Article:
Discover seaside delights at this Washington destination

Written by James Sinks

If the picture-perfect beach hamlet of Seabrook feels like it is out of a movie, it’s by design.

Nestled between Gray’s Harbor and Pacific Beach a two-and-a-half-hour drive from Seattle, the resort town is modeled in part by Seaside, Florida, the tidy community that helped to inspire The Truman Show. In Seabrook, the starring attraction is one of the most striking stretches of coastline in Washington, set against a beachfront community peppered with fire pits, parks, eateries and promenades.

Seabrook invites you to do everything on foot. First opened in 2004 and now up to 475 houses—many of them vacation rentals with ocean views—the Cape Cod-evoking development follows the planning tenets of New Urbanism, with its twin goals of environmental sustainability and livability.

Instead of navigating oceans of asphalt and strip malls, Seabrook invites visitors to ditch their cars and stroll between neighborhoods, gathering spots, and a boutique-and-restaurant district, via a network of intersecting walkways and oyster-shell footpaths. There’s no gas station, but there’s a farm district with horses, and a mile of sand awaits at the bottom of three beach access trails.

Seabrook invites visitors to ditch their cars and stroll between neighborhoods.

The legend on the official resort map doesn’t show mileage: It shows how far you can walk in about five minutes.

Developer Casey Roloff, a University of Puget Sound alum who founded Seabrook with his wife, Laura, says the goal was not to just build and sell houses. It was about creating a place where their family would want to live. Like a proud parent, he leads walking tours of the resort on some Saturdays.

For thousands of years, this area was a hunting, gathering and fishing destination for the Quinault Tribe. Here, people made baskets, clothes and canoes, harvested salmon and razor clams, and hunted bear, deer and elk.

Today, it’s a playground, chockablock with options.

Want to relax? Melt into Spa Elizabeth for a massage, grab a page-turner at the aptly-titled Joie Des Livres (The Joy of Books) and head to Overlook Park to watch the sun set into the Pacific. The only thing that will improve the view is a Bordeaux or bubbly from Stowaway Wine Bar.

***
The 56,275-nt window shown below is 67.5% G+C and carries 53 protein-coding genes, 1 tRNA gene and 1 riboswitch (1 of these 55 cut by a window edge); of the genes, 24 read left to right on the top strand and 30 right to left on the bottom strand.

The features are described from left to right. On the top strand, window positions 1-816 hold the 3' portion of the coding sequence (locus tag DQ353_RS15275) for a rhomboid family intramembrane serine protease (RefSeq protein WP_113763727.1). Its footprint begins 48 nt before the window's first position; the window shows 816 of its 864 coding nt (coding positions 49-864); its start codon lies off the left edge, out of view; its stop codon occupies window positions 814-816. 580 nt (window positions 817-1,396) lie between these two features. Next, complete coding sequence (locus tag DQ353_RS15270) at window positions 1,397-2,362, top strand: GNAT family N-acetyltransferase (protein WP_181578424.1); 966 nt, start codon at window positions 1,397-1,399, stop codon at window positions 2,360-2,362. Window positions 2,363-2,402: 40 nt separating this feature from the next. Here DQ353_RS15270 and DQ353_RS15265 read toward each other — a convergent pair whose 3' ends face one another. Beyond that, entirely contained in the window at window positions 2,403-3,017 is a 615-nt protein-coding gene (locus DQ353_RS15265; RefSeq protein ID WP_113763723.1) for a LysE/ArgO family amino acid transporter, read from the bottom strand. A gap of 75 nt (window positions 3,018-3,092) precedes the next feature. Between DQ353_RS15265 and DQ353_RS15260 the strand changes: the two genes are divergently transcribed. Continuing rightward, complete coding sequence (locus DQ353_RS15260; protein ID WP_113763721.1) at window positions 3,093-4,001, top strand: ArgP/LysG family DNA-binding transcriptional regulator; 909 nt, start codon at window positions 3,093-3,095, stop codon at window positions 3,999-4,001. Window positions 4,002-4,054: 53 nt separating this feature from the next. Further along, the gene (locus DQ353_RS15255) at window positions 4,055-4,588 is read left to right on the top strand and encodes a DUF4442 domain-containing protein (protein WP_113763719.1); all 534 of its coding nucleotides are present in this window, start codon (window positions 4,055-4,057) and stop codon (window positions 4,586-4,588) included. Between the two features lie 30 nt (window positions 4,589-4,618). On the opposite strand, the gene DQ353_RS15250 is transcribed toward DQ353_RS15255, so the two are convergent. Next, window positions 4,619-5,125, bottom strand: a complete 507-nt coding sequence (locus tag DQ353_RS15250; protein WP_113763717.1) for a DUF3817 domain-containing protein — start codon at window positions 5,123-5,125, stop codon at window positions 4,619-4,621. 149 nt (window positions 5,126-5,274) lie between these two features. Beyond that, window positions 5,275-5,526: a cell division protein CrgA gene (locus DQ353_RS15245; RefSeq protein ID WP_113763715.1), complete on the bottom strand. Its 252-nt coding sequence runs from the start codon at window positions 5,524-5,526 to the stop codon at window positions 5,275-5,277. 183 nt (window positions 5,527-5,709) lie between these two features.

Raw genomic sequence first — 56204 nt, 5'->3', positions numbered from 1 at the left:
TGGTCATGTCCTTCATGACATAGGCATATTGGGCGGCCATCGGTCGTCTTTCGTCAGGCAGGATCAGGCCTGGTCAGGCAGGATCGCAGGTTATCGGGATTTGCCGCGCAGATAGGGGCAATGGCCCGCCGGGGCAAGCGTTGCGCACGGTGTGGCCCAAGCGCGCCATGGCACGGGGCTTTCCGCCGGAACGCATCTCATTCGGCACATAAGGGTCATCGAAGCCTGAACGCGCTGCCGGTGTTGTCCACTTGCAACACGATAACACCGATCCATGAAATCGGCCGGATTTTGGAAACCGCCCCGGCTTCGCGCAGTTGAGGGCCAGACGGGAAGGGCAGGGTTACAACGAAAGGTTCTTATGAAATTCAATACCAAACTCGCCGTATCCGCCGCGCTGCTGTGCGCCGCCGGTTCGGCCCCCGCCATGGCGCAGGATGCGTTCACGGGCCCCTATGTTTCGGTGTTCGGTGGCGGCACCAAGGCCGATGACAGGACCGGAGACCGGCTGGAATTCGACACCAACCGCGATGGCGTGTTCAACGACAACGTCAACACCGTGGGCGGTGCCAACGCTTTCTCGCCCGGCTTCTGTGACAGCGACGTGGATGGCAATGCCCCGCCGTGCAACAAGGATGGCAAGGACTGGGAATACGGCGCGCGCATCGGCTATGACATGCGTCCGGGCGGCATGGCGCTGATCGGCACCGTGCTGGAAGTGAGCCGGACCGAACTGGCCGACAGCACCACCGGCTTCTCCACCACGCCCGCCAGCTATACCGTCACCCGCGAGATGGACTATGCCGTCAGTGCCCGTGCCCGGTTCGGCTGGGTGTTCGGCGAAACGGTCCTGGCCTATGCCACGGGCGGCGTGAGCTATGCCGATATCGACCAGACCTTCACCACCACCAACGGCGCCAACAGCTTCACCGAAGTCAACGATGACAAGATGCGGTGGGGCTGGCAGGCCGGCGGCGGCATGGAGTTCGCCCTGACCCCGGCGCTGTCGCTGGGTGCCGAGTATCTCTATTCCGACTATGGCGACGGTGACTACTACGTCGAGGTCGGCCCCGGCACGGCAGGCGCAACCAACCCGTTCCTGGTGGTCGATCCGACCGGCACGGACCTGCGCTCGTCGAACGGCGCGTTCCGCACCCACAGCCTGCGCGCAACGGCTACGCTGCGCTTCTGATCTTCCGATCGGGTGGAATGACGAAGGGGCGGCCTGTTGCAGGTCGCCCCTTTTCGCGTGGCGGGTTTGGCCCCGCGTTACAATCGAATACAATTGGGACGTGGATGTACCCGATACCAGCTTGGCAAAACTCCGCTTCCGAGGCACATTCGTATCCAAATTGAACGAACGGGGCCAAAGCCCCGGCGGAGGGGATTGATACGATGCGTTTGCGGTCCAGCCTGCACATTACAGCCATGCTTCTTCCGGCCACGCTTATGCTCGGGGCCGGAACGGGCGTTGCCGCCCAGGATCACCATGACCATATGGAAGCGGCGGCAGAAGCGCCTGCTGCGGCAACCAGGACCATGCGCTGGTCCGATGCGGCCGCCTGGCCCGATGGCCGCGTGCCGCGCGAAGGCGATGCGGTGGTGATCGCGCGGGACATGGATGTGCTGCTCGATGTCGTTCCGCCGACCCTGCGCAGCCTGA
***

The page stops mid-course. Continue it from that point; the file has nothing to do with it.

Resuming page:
Kids to entertain? Splash in the in the indoor heated swimming pool and construct a tiny house from natural materials like seashells and sticks, and leave it among a neighborhood of others along the resort’s forested “Gnome Trail.”

Or, hoping to break a sweat? Rent a mountain bike at Duke’s and ply the latticework of trails on neighboring Department of Natural Resources property, skimboard on the beach, or stand-up paddleboard in the nearby Copalis Ghost Forest, where cedars that died in a massive 1700 earthquake still hunch alongside the river.

Skimboard at the nearby beach.

Afterward, your palate would love to get acquainted with the spicy margaritas at Koko’s Restaurant and Tequila Bar. Also, your kids won’t forgive you—and your partner probably won’t either—if you don’t make at least one trip to Sweet Life Ice Cream and Candy Shop.

Satiate your sweet tooth at Sweet Life Ice Cream and Candy Shop.

The resort can also be a jumping-off point: A half hour south, you’ll find the wide-boulevard beach town of Ocean Shores, home to kayak-friendly canals, beach horseback rides and the blackjack tables at Quinault Beach Resort & Casino.

An hour north of Seabrook, get lost in the mossy rainforests and rugged seascapes of Olympic National Park. Hike to waterfalls, check out Lake Quinault, and strike an Instagram pose on Ruby Beach, where rocky seastacks, gnarls of driftwood and anemone-filled tidepools form the backdrop. Remember shoes: There’s not soft sand like at Seabrook, and you don’t want grimaces in your photos.



Vista Bake Shop

Koko’s Restaurant and Tequila Bar

Stowaway Wine Bar


Sweet Life Ice Cream and Candy Shop


Pacific Beach Yurts

Vacation rentals


Beach horseback rides


Buck’s Northwest

Gnome trail

Joie Des Livres

Spa Elizabeth

Published by
1859 Oregon's Magazine

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